If you recall, back in September ‘08, as Congress was voting down the first bailout, the big banks made the market plunge a record 778 points in one day, fear and panic then led Congress to pass the bailout.
It’s both amusing and exasperating to see such great effort to bolster the authenticity of our currency. Especially knowing it holds no “real” value to begin with. Here’s what newmoney.gov has to say about it:
… Read the rest
Officials from the U.S. Department of the Treasury, the Federal Reserve Board and the United States Secret Service today unveiled the new design for the $100 note. Complete with advanced technology to combat counterfeiting, the new design for the $100 note retains the traditional look of U.S. currency.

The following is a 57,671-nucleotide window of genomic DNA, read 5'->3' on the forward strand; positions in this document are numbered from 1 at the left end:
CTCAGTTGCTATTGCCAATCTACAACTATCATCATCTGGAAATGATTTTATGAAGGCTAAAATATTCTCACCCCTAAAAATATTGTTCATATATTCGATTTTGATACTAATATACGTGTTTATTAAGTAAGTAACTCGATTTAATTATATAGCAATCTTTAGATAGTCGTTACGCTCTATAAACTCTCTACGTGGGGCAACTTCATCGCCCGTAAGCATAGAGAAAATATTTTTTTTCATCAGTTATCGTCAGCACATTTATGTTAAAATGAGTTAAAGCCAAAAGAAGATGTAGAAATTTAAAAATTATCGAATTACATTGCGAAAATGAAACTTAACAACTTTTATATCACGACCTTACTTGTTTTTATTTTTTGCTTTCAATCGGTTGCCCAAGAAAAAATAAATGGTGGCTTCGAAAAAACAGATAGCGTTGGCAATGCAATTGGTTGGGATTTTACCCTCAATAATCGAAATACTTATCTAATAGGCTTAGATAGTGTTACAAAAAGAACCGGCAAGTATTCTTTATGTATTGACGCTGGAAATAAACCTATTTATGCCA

“As with previous U.S. currency redesigns, this note incorporates the best technology available to ensure we’re staying ahead of counterfeiters,” said Secretary of the Treasury Tim Geithner.
“When the new design $100 note is issued in TBD, the approximately 6.5 billion old design $100s already in circulation will remain legal tender,” said Chairman of the Federal Reserve Board Ben S. Bernanke. “U.S. currency users should know they will not have to trade in their old design notes when the new notes begin circulating.”
The redesigned $100 note includes two new advanced counterfeit-deterrent security features, in addition to effective security features from the previous design.